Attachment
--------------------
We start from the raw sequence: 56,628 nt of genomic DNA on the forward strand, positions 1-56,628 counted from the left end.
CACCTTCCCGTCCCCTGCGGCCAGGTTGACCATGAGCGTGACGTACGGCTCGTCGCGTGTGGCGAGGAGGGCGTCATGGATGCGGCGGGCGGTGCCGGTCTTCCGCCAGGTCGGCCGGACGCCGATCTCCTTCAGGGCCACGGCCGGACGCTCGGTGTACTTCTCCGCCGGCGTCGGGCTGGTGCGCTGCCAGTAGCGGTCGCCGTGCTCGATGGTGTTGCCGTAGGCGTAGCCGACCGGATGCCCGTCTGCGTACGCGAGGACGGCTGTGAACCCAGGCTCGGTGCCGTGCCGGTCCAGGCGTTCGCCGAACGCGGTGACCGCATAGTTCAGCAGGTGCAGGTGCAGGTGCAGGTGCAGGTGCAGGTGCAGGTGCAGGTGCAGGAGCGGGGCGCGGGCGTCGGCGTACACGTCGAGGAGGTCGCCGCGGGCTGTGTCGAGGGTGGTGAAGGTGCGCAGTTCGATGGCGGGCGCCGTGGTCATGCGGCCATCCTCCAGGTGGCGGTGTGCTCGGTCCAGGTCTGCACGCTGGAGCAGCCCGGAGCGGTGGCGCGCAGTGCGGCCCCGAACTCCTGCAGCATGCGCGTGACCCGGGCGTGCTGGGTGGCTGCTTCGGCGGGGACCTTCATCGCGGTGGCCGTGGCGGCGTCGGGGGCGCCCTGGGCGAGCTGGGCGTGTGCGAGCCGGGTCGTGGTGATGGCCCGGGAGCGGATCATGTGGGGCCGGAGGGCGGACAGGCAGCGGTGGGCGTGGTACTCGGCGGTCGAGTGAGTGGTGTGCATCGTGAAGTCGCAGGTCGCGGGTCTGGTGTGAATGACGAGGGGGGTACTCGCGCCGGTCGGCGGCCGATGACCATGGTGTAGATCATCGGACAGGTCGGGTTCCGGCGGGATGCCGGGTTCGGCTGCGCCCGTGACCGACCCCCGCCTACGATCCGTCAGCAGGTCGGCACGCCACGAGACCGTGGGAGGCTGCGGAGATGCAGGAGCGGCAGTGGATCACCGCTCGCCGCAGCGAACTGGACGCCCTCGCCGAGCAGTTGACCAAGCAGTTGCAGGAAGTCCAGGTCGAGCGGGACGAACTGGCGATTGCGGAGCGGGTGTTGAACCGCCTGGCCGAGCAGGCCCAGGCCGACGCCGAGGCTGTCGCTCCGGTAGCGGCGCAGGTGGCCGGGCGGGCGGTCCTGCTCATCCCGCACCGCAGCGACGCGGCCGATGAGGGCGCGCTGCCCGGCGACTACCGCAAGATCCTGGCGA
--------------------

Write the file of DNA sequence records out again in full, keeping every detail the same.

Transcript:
We start from the raw sequence: 56,628 nt of genomic DNA on the forward strand, positions 1-56,628 counted from the left end.
CACCTTCCCGTCCCCTGCGGCCAGGTTGACCATGAGCGTGACGTACGGCTCGTCGCGTGTGGCGAGGAGGGCGTCATGGATGCGGCGGGCGGTGCCGGTCTTCCGCCAGGTCGGCCGGACGCCGATCTCCTTCAGGGCCACGGCCGGACGCTCGGTGTACTTCTCCGCCGGCGTCGGGCTGGTGCGCTGCCAGTAGCGGTCGCCGTGCTCGATGGTGTTGCCGTAGGCGTAGCCGACCGGATGCCCGTCTGCGTACGCGAGGACGGCTGTGAACCCAGGCTCGGTGCCGTGCCGGTCCAGGCGTTCGCCGAACGCGGTGACCGCATAGTTCAGCAGGTGCAGGTGCAGGTGCAGGTGCAGGTGCAGGTGCAGGTGCAGGTGCAGGAGCGGGGCGCGGGCGTCGGCGTACACGTCGAGGAGGTCGCCGCGGGCTGTGTCGAGGGTGGTGAAGGTGCGCAGTTCGATGGCGGGCGCCGTGGTCATGCGGCCATCCTCCAGGTGGCGGTGTGCTCGGTCCAGGTCTGCACGCTGGAGCAGCCCGGAGCGGTGGCGCGCAGTGCGGCCCCGAACTCCTGCAGCATGCGCGTGACCCGGGCGTGCTGGGTGGCTGCTTCGGCGGGGACCTTCATCGCGGTGGCCGTGGCGGCGTCGGGGGCGCCCTGGGCGAGCTGGGCGTGTGCGAGCCGGGTCGTGGTGATGGCCCGGGAGCGGATCATGTGGGGCCGGAGGGCGGACAGGCAGCGGTGGGCGTGGTACTCGGCGGTCGAGTGAGTGGTGTGCATCGTGAAGTCGCAGGTCGCGGGTCTGGTGTGAATGACGAGGGGGGTACTCGCGCCGGTCGGCGGCCGATGACCATGGTGTAGATCATCGGACAGGTCGGGTTCCGGCGGGATGCCGGGTTCGGCTGCGCCCGTGACCGACCCCCGCCTACGATCCGTCAGCAGGTCGGCACGCCACGAGACCGTGGGAGGCTGCGGAGATGCAGGAGCGGCAGTGGATCACCGCTCGCCGCAGCGAACTGGACGCCCTCGCCGAGCAGTTGACCAAGCAGTTGCAGGAAGTCCAGGTCGAGCGGGACGAACTGGCGATTGCGGAGCGGGTGTTGAACCGCCTGGCCGAGCAGGCCCAGGCCGACGCCGAGGCTGTCGCTCCGGTAGCGGCGCAGGTGGCCGGGCGGGCGGTCCTGCTCATCCCGCACCGCAGCGACGCGGCCGATGAGGGCGCGCTGCCCGGCGACTACCGCAAGATCCTGGCGA